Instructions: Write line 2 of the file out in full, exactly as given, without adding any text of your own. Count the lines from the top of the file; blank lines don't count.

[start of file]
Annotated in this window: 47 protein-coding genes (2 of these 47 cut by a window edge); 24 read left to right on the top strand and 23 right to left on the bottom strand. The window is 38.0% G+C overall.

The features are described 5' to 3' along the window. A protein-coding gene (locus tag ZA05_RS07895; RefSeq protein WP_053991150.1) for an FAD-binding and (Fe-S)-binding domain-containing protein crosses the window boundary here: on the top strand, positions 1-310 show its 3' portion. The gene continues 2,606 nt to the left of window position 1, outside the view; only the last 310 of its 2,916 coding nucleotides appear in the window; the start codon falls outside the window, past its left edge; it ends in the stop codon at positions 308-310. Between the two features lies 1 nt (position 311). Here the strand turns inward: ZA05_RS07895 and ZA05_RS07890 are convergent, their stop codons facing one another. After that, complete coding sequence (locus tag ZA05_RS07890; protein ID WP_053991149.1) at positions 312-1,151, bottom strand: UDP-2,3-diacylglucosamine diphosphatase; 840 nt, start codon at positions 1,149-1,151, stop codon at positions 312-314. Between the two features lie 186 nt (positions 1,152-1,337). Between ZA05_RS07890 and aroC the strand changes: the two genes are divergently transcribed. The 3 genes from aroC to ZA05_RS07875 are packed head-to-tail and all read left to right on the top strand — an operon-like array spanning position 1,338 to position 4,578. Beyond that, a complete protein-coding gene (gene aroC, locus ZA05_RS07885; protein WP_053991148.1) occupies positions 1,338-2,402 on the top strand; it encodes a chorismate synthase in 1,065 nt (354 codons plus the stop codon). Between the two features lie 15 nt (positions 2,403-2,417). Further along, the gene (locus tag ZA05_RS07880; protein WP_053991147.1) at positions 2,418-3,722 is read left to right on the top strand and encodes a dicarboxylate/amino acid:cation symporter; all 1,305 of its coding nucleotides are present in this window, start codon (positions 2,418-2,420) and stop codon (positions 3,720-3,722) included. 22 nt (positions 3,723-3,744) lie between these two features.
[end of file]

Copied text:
The features are described 5' to 3' along the window. A protein-coding gene (locus tag ZA05_RS07895; RefSeq protein WP_053991150.1) for an FAD-binding and (Fe-S)-binding domain-containing protein crosses the window boundary here: on the top strand, positions 1-310 show its 3' portion. The gene continues 2,606 nt to the left of window position 1, outside the view; only the last 310 of its 2,916 coding nucleotides appear in the window; the start codon falls outside the window, past its left edge; it ends in the stop codon at positions 308-310. Between the two features lies 1 nt (position 311). Here the strand turns inward: ZA05_RS07895 and ZA05_RS07890 are convergent, their stop codons facing one another. After that, complete coding sequence (locus tag ZA05_RS07890; protein ID WP_053991149.1) at positions 312-1,151, bottom strand: UDP-2,3-diacylglucosamine diphosphatase; 840 nt, start codon at positions 1,149-1,151, stop codon at positions 312-314. Between the two features lie 186 nt (positions 1,152-1,337). Between ZA05_RS07890 and aroC the strand changes: the two genes are divergently transcribed. The 3 genes from aroC to ZA05_RS07875 are packed head-to-tail and all read left to right on the top strand — an operon-like array spanning position 1,338 to position 4,578. Beyond that, a complete protein-coding gene (gene aroC, locus ZA05_RS07885; protein WP_053991148.1) occupies positions 1,338-2,402 on the top strand; it encodes a chorismate synthase in 1,065 nt (354 codons plus the stop codon). Between the two features lie 15 nt (positions 2,403-2,417). Further along, the gene (locus tag ZA05_RS07880; protein WP_053991147.1) at positions 2,418-3,722 is read left to right on the top strand and encodes a dicarboxylate/amino acid:cation symporter; all 1,305 of its coding nucleotides are present in this window, start codon (positions 2,418-2,420) and stop codon (positions 3,720-3,722) included. 22 nt (positions 3,723-3,744) lie between these two features.